Russia has taken an unexpected stance on Manbij, instead of advancing on the city, THEY ARE WORKING TO PREVENT any further Syrian-Turkish advance deeply desired by the Turks. They are now involved in the mutual defeat of ISIS. At the moment they, the United States and Russia, are involved in planning an assault on ISIS in Raqqa and mutual support of the Kurds; the latter to the chagrin of the Turks
Complex as it is to discern, the future is perhaps beginning in Manbij and Raqqa, as U.S. Lt. Gen. Stephen Townsend, of the anti-ISIS coalition has said:
“All the forces acting in Syria have converged within hand-grenade range of one another. We encourage all forces to remain focused on the counter-ISIS fight and concentrate their efforts on defeating ISIS and not toward other objectives that may cause the coalition to divert energy and resources away from Raqqa.”
In other words, the US is not focused on toppling the Assad government (at least not now and possibly not again in the future). The mission is for once clear: defeat ISIS. This is something both the Americans and Russians can agree upon. The Russian are not looking for war between its allies, Turkey and Syria, versus the US forces in Manbij or Raqqa. Turkish and Syrian troops moving toward Manbij were halted due to a deal brokered by Russia that established a “buffer zone” between the Kurds and advancing Turk-Syrian forces. This zone is intended to protect the Kurds in Manbij and to keep Russian backed Syrian and Turkish troops out of conflict with the United States, esp. since they are all, as US General Townsend has stated: “within hand-grenade range of one another.”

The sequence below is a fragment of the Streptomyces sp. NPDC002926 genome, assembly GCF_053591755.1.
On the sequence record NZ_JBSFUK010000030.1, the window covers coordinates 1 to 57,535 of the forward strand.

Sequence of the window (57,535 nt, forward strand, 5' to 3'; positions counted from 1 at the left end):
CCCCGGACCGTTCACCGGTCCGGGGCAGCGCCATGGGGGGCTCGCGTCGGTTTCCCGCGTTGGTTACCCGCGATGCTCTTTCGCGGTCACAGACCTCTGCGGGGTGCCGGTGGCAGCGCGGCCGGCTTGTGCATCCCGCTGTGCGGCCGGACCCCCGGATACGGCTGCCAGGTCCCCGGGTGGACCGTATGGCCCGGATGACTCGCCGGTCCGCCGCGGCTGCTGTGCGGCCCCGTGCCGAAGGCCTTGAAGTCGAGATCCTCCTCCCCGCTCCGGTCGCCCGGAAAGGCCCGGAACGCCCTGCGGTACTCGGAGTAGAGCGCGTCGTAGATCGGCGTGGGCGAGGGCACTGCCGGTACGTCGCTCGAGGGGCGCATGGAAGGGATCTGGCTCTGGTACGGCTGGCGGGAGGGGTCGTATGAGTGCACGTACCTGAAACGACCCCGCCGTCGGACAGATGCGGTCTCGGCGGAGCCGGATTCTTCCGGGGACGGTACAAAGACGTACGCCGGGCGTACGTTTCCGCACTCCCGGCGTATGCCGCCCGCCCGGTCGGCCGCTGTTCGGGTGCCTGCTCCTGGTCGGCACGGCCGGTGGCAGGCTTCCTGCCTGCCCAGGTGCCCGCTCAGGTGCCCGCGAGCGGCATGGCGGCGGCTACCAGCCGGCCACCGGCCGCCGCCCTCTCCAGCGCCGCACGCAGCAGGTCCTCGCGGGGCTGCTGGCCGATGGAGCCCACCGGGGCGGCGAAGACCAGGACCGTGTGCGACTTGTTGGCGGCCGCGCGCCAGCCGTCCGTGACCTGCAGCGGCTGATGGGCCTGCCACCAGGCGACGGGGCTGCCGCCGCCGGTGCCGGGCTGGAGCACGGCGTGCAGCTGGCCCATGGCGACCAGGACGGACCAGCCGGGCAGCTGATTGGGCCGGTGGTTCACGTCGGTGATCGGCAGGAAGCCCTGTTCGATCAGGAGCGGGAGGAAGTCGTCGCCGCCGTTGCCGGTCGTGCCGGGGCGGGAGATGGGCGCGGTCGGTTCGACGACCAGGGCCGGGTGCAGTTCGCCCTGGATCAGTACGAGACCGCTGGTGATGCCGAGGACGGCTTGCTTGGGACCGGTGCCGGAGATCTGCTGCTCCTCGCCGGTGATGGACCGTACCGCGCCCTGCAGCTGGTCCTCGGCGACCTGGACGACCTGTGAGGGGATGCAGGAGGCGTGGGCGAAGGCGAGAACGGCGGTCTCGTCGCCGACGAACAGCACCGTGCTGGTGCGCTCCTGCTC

Unfortunately, Turkey has not honored the zone:
“On Thursday, Syrian government media said Turkish shelling killed a number of its troops. Kurdish officials said Turkish advances continued even despite the buffer zone.”
Turkey, long a backer of terrorism throughout the Middle East, is now suffering a bout of what appears to be irremediable consternation. Since the United States and Russia are now face to face in Syria, since the United States and Russia are both supporting the Kurds in Syria, since the United States and Russia are both fighting ISIS in Syria simultaneously and at the same exact location, it will be difficult for Turkey to play anymore deceptive games designed to advance its own agenda and keep the two superpowers apart. The Turks however have at least three allies in this game, viz., the US Neocons, global liberals, and Israeli Zionists who will do anything to hinder real peace by keeping the two apart!
Nonetheless, will the United States begin to coordinate efforts with Russia to
(1) Protect Manbij, a city held by US backed Kurdish-led forces thereby increasing tensions with Turkey but lessening them with Russia (for the US that is)?
(2) Somehow pacify or restrain Turkey – something much easier if they cooperate – thereby bringing Turk dreams for a renewed Ottoman Empire or at least an Arab World under Turk domination to naught and as a result bring Turkey’s leaders to their senses?
(3) Defeat ISIS in a mutual effort to “bomb the shit out of them” as Trump promised during his campaign – Raqqa represents the possibility of fulfilling a campaign promise and of moving towards normalizing relations with Russia, although in a very unexpected way as explained above.